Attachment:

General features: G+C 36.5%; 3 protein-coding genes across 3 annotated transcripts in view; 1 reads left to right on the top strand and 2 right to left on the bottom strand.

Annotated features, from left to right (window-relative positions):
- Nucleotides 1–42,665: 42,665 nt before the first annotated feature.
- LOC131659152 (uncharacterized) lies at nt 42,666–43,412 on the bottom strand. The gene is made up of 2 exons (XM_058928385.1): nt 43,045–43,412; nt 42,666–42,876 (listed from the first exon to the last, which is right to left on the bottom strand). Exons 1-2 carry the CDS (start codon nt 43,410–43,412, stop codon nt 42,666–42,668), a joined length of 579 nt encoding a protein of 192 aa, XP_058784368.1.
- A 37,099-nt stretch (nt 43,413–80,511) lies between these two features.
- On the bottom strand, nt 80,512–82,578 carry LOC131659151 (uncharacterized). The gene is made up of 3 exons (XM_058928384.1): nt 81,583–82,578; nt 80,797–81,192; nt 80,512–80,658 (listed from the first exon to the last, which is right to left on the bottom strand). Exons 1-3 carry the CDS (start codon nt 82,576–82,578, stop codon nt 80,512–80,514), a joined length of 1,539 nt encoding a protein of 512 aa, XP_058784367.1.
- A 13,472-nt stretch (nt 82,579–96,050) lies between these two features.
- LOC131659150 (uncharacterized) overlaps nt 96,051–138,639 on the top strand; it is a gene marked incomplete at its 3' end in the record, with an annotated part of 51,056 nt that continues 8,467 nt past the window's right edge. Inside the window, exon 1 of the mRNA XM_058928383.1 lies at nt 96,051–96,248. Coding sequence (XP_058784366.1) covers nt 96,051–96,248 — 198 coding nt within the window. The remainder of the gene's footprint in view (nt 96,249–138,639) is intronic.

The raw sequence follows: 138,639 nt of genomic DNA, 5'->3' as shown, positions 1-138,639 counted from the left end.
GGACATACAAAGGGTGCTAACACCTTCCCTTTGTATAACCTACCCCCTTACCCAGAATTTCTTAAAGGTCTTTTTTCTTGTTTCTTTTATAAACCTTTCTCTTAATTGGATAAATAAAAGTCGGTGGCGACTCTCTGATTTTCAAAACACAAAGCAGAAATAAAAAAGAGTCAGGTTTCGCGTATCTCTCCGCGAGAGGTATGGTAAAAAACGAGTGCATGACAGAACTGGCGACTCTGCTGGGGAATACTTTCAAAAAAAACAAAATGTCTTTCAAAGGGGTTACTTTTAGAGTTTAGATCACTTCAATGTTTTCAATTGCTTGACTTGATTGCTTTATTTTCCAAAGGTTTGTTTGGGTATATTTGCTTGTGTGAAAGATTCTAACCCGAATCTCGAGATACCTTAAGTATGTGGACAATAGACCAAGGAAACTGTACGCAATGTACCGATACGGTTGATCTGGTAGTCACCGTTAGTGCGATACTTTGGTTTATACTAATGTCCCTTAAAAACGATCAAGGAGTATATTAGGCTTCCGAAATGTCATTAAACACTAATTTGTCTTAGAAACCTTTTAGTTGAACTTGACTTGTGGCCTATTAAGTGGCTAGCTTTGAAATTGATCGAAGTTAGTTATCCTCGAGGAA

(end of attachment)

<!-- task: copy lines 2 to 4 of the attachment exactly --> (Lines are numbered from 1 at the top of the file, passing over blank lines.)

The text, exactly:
Annotated features, from left to right (window-relative positions):
- Nucleotides 1–42,665: 42,665 nt before the first annotated feature.
- LOC131659152 (uncharacterized) lies at nt 42,666–43,412 on the bottom strand. The gene is made up of 2 exons (XM_058928385.1): nt 43,045–43,412; nt 42,666–42,876 (listed from the first exon to the last, which is right to left on the bottom strand). Exons 1-2 carry the CDS (start codon nt 43,410–43,412, stop codon nt 42,666–42,668), a joined length of 579 nt encoding a protein of 192 aa, XP_058784368.1.